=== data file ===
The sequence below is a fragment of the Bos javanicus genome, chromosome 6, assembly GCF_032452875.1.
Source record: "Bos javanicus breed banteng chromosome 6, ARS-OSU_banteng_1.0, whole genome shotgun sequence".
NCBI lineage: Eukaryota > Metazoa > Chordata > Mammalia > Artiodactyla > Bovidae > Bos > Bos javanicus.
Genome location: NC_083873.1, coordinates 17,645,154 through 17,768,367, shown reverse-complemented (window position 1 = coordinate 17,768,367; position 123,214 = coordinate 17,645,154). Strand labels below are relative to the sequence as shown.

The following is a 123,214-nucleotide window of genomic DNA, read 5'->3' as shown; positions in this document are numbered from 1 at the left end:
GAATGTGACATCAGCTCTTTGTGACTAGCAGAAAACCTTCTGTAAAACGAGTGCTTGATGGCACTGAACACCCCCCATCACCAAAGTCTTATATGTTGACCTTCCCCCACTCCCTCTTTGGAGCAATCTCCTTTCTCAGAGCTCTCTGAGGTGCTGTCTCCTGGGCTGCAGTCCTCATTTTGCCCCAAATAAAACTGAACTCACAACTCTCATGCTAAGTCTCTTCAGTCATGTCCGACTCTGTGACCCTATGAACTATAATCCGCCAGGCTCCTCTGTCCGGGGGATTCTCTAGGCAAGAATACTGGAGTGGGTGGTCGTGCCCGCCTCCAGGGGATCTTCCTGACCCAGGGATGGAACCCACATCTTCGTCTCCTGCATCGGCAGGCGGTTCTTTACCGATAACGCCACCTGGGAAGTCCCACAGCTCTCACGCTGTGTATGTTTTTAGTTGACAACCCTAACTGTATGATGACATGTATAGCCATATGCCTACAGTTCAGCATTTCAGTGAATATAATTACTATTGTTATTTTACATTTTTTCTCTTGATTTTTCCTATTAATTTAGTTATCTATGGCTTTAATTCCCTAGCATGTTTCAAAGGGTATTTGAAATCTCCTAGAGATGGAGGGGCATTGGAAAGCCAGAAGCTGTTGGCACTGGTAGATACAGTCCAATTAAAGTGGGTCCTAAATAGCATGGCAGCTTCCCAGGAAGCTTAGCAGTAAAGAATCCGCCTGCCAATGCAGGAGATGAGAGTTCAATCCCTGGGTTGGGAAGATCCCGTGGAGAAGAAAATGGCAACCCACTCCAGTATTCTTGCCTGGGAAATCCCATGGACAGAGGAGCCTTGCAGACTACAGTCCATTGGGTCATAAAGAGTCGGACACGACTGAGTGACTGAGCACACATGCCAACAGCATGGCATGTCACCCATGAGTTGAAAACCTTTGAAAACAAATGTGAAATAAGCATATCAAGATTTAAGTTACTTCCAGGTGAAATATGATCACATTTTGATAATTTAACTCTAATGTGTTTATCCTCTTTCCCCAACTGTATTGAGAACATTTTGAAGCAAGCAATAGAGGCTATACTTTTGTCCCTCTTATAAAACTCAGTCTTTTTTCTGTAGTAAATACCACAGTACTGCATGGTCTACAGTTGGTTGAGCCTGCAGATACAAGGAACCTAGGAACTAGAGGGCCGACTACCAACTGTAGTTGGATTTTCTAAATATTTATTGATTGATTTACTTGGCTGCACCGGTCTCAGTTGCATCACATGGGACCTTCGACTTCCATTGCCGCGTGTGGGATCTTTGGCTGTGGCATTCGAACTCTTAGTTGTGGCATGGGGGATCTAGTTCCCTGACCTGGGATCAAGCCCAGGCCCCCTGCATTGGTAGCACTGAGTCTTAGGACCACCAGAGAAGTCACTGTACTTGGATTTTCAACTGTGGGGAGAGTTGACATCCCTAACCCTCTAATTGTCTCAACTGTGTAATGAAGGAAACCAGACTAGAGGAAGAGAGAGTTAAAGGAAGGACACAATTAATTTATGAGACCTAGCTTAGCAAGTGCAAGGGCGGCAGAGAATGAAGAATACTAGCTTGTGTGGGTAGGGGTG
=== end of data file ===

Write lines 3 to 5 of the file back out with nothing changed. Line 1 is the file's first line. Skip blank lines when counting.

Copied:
NCBI lineage: Eukaryota > Metazoa > Chordata > Mammalia > Artiodactyla > Bovidae > Bos > Bos javanicus.
Genome location: NC_083873.1, coordinates 17,645,154 through 17,768,367, shown reverse-complemented (window position 1 = coordinate 17,768,367; position 123,214 = coordinate 17,645,154). Strand labels below are relative to the sequence as shown.

The following is a 123,214-nucleotide window of genomic DNA, read 5'->3' as shown; positions in this document are numbered from 1 at the left end: